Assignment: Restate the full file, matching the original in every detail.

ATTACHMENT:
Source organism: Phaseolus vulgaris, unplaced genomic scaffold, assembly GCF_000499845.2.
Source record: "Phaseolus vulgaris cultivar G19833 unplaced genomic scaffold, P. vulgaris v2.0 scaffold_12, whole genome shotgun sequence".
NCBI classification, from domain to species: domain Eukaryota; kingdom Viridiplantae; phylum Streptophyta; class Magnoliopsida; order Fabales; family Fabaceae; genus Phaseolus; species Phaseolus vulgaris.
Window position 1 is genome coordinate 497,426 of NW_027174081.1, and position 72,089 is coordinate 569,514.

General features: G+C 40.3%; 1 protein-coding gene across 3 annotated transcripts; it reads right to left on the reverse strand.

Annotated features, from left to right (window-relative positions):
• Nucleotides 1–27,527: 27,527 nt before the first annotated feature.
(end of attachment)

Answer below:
Source organism: Phaseolus vulgaris, unplaced genomic scaffold, assembly GCF_000499845.2.
Source record: "Phaseolus vulgaris cultivar G19833 unplaced genomic scaffold, P. vulgaris v2.0 scaffold_12, whole genome shotgun sequence".
NCBI classification, from domain to species: domain Eukaryota; kingdom Viridiplantae; phylum Streptophyta; class Magnoliopsida; order Fabales; family Fabaceae; genus Phaseolus; species Phaseolus vulgaris.
Window position 1 is genome coordinate 497,426 of NW_027174081.1, and position 72,089 is coordinate 569,514.

General features: G+C 40.3%; 1 protein-coding gene across 3 annotated transcripts; it reads right to left on the reverse strand.

Annotated features, from left to right (window-relative positions):
• Nucleotides 1–27,527: 27,527 nt before the first annotated feature.